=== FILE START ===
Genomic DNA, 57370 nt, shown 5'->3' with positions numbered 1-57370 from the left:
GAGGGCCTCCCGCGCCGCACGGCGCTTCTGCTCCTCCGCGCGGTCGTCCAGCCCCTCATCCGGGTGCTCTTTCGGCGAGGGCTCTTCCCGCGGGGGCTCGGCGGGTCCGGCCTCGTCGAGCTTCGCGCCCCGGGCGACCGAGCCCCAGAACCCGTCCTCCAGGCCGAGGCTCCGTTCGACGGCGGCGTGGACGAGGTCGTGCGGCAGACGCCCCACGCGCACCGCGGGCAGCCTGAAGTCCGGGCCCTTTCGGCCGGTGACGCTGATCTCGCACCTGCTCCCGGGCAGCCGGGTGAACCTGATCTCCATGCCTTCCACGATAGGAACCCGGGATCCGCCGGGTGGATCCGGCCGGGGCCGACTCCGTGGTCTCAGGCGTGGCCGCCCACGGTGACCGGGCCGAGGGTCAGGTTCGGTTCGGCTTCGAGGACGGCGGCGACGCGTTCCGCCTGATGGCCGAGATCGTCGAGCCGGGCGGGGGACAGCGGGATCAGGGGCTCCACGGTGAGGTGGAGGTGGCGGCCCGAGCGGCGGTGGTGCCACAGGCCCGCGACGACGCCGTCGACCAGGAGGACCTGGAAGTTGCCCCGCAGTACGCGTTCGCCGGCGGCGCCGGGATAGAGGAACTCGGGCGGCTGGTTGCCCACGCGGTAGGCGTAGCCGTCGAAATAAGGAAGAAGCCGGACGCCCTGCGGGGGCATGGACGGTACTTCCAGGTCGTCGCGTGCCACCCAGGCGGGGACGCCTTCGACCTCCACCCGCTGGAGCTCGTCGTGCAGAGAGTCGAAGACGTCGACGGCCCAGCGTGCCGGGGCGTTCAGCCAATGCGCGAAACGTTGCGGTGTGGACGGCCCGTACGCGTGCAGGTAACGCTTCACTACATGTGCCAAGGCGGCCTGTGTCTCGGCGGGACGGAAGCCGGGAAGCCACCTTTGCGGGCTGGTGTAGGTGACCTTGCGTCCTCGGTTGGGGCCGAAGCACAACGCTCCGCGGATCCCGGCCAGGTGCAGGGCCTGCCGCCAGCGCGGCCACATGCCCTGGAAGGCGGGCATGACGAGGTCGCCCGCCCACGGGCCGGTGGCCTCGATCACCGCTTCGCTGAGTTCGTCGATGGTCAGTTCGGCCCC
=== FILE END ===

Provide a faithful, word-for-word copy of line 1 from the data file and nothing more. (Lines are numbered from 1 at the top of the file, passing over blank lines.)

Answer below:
Genomic DNA, 57370 nt, shown 5'->3' with positions numbered 1-57370 from the left: